transitionend, which fires whenever a CSS transition concludes. Inside of that event listener, we remove it (since we only want it to respond to the immediately following transition), then remove
height from the inline styles. This way, the element size is back to being defined however the normal styles for the page define it. We don’t want to assume that it should remain the same pixel size, or even that it should remain
The rest is fairly straightforward. And, as you can see, this achieves exactly the desired result. That said, despite best efforts, there are quite a few ways in which this makes our code more brittle and potentially bug-prone:
- We’ve added 27 lines of code instead of 3
- Changes to things like
border-boxin our section element could require changes to this code
- CSS transitions on the section, that happen to end while the height transition is still going, could cause height not to be returned to its default value
transitionfor one frame could disrupt other transitions on that element which happen to be going at the same time
- If a bug ever caused the element’s
heightstyle to get out of sync with its
data-collapsedattribute, its behavior could have problems
On top of all that, the code we’ve written is procedural instead of declarative, which inherently makes it more error-prone and complex. All that said, sometimes our code just needs to do what it needs to do, and if it’s worth the tradeoffs then it’s worth the tradeoffs.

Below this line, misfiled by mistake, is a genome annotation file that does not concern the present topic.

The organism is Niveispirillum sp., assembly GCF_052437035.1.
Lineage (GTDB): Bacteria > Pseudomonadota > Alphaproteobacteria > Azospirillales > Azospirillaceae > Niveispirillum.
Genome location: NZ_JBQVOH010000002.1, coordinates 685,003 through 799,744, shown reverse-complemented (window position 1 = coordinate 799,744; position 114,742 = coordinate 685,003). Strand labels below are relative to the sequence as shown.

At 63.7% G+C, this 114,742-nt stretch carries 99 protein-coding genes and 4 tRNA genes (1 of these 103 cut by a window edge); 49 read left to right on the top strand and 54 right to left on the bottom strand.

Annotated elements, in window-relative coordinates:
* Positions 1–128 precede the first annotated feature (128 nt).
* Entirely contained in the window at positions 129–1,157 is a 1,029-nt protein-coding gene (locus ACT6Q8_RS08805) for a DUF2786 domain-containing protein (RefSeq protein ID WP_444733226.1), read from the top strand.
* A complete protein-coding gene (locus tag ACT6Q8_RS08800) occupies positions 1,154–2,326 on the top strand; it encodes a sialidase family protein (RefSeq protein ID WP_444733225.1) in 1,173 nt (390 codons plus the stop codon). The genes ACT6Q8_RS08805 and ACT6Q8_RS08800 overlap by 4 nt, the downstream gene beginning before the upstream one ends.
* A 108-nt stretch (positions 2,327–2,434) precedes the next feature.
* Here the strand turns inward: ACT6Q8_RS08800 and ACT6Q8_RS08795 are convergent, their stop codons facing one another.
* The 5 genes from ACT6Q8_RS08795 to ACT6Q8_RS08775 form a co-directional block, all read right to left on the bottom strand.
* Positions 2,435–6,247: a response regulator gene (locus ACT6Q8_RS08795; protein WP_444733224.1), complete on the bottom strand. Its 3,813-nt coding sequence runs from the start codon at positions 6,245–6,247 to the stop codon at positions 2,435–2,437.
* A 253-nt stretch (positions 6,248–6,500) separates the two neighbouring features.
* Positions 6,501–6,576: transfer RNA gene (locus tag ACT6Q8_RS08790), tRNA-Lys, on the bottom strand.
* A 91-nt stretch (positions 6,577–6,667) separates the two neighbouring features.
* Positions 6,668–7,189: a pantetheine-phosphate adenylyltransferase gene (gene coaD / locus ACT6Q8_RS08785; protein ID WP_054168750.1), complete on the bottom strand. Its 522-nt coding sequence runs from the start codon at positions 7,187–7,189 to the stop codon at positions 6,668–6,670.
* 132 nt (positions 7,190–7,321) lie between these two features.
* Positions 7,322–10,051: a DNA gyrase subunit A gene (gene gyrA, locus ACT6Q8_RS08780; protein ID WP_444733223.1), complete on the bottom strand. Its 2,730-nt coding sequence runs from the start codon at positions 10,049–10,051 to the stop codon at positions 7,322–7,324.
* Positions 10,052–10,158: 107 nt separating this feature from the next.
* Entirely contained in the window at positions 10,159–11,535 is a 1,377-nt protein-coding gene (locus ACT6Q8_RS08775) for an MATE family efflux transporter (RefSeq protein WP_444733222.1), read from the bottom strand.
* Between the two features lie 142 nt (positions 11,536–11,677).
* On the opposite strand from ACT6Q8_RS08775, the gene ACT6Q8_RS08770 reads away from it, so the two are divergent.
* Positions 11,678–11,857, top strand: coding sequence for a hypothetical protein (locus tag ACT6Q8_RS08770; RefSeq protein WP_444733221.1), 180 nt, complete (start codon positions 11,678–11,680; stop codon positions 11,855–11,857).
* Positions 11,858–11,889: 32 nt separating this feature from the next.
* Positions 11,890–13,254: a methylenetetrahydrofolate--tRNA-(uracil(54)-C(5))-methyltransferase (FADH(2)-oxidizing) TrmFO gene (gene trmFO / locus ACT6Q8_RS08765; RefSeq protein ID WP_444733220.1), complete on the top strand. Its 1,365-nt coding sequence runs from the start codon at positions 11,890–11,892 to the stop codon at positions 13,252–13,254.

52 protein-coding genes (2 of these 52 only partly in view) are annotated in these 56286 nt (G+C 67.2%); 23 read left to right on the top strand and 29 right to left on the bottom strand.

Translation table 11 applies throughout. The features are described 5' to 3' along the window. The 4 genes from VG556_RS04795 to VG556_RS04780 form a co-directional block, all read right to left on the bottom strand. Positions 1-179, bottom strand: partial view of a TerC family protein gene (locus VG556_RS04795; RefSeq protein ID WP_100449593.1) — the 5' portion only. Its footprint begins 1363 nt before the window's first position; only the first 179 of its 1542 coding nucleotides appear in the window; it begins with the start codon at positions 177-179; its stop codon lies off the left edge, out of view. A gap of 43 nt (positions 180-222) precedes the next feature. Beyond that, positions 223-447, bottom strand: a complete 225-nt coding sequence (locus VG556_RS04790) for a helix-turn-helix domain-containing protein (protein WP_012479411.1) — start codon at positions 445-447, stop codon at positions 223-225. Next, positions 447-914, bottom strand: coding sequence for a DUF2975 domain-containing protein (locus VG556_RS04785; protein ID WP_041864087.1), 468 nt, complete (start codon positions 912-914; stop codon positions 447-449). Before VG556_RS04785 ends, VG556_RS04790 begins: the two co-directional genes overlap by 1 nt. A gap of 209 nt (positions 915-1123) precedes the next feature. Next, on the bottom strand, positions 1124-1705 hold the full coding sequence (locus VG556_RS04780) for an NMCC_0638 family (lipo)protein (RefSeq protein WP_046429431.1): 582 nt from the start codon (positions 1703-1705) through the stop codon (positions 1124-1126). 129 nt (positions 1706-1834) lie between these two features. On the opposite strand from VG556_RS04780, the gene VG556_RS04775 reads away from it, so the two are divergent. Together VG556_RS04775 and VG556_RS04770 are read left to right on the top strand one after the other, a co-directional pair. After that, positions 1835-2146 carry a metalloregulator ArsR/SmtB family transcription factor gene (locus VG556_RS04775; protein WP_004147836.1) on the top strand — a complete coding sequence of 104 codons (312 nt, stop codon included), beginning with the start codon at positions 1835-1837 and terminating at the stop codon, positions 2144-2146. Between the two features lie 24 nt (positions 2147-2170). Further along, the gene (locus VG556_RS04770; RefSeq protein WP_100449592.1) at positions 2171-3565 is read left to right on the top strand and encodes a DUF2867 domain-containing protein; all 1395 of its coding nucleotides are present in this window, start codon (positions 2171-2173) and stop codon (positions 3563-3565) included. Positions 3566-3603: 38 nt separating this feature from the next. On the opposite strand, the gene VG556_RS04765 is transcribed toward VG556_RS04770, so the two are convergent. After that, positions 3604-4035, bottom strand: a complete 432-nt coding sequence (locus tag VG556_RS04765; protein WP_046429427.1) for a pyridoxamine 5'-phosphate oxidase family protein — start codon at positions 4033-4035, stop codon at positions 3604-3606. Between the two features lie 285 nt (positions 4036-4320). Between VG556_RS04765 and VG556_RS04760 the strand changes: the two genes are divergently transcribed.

Bonus Technique: Flexbox
I call this technique a bonus because it doesn’t technically achieve the desired behavior. It offers an alternate way of determining your elements’ sizes which in many cases may be a reasonable replacement, and which does fully support transitions.
Flexbox is an extremely powerful system for managing the way your interface’s sizing adapts to different situations. Many articles have been written about this, and I won’t go into it in detail. What I will go into, is the lesser-mentioned fact that the
flex property and others related to it fully support transitions!
What this means, is that if your use case allows you to determine sizing using flexbox instead of your content size, making a section smoothly collapse is as simple as setting
transition: flex 0.3s ease-out and toggling
flex: 0. Still not as good as being content-based, but more flexible (I know, I know, I’m sorry) than going to and from pixel sizes.